Missouri’s Monsanto Takes Shot in Vanity Fair

By ERIC BARTON

Over at the other end of Missouri’s portion of I-70, Monsanto is sort of a big deal, giving out money like they’ve figured out how to genetically modify soybean plants to make it.

The seed and herbicide maker, for instance, has its money in the St. Louis Science Center and the children’s museum, making sure St. Louisans of the future think of Monsanto when they think of field trips.

But this article in May’s Vanity Fair exposes the other side of Monsanto, the one that bullies farmers and seed dealers with a team of badass attorneys. The article is largely based in Missouri, and the piece begins with an anecdote from the Square Deal general store 100 miles north of Kansas City in Eagleville, Missouri. And here’s how the story summarizes Monsanto’s operations in the heartland:

Scenes like this are playing out in many parts of rural America these days as Monsanto goes after farmers, farmers’ co-ops, seed dealers—anyone it suspects may have infringed its patents of genetically modified seeds. As interviews and reams of court documents reveal, Monsanto relies on a shadowy army of private investigators and agents in the American heartland to strike fear into farm country. They fan out into fields and farm towns, where they secretly videotape and photograph farmers, store owners, and co-ops; infiltrate community meetings; and gather information from informants about farming activities. Farmers say that some Monsanto agents pretend to be surveyors. Others confront farmers on their land and try to pressure them to sign papers giving Monsanto access to their private records. Farmers call them the “seed police” and use words such as “Gestapo” and “Mafia” to describe their tactics.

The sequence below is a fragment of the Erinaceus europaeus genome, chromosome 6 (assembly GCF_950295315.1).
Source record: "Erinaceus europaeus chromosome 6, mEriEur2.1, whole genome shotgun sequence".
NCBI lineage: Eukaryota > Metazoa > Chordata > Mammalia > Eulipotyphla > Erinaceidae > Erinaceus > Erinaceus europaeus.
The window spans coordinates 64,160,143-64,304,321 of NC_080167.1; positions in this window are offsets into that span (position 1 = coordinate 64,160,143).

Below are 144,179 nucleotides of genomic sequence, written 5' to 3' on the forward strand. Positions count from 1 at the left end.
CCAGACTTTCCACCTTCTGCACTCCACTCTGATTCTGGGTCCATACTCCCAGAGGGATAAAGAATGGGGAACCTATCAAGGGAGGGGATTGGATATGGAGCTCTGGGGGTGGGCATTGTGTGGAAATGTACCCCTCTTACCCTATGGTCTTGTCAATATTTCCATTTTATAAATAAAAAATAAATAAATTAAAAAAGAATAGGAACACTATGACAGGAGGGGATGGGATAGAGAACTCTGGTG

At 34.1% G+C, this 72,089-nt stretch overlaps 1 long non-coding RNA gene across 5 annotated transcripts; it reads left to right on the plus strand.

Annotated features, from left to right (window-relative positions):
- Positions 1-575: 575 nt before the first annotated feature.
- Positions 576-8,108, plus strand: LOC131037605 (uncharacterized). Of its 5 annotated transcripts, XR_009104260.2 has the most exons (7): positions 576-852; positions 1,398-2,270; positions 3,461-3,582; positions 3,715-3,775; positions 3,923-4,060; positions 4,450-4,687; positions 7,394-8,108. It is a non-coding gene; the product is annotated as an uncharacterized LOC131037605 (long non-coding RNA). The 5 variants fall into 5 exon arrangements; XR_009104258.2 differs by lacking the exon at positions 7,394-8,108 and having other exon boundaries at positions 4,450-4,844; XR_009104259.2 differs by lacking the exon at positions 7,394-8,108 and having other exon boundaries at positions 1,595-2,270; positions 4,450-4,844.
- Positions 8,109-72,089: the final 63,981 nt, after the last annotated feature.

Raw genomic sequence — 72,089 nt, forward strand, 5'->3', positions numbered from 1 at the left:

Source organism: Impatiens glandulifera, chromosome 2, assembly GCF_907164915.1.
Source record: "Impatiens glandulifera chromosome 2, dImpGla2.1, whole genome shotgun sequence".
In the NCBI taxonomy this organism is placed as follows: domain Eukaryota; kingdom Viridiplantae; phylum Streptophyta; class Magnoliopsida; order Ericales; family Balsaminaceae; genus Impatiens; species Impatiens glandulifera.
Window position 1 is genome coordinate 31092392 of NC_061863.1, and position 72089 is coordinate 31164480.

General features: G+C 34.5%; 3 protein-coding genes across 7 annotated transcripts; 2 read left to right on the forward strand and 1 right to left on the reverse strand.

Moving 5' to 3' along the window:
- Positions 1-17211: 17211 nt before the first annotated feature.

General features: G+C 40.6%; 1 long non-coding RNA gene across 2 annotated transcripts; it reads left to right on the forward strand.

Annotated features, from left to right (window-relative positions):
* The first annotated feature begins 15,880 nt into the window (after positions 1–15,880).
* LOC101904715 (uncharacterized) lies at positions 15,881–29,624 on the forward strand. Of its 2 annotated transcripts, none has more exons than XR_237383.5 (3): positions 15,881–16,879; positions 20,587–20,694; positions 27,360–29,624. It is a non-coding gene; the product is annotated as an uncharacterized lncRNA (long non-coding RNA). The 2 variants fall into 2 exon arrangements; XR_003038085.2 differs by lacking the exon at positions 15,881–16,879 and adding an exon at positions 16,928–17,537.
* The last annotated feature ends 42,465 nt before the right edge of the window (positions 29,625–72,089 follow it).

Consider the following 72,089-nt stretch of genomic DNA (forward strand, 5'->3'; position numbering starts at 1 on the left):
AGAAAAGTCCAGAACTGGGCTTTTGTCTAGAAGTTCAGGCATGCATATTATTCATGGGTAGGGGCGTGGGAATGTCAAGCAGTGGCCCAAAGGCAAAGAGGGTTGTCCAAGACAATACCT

The story also paints a bleak future for dairy farmers, who will be the next target of Monsanto, according to the piece. Monsanto wants dairy farmers to stop advertising that they don’t use Monsanto products, a plug that’s getting more popular with consumers. That’s evident in the popularity of Shatto Milk Company, the Osborn, Missouri, dairy that’s become much-loved as much for its no-growth-hormones promise as for those cool glass bottles it comes in.

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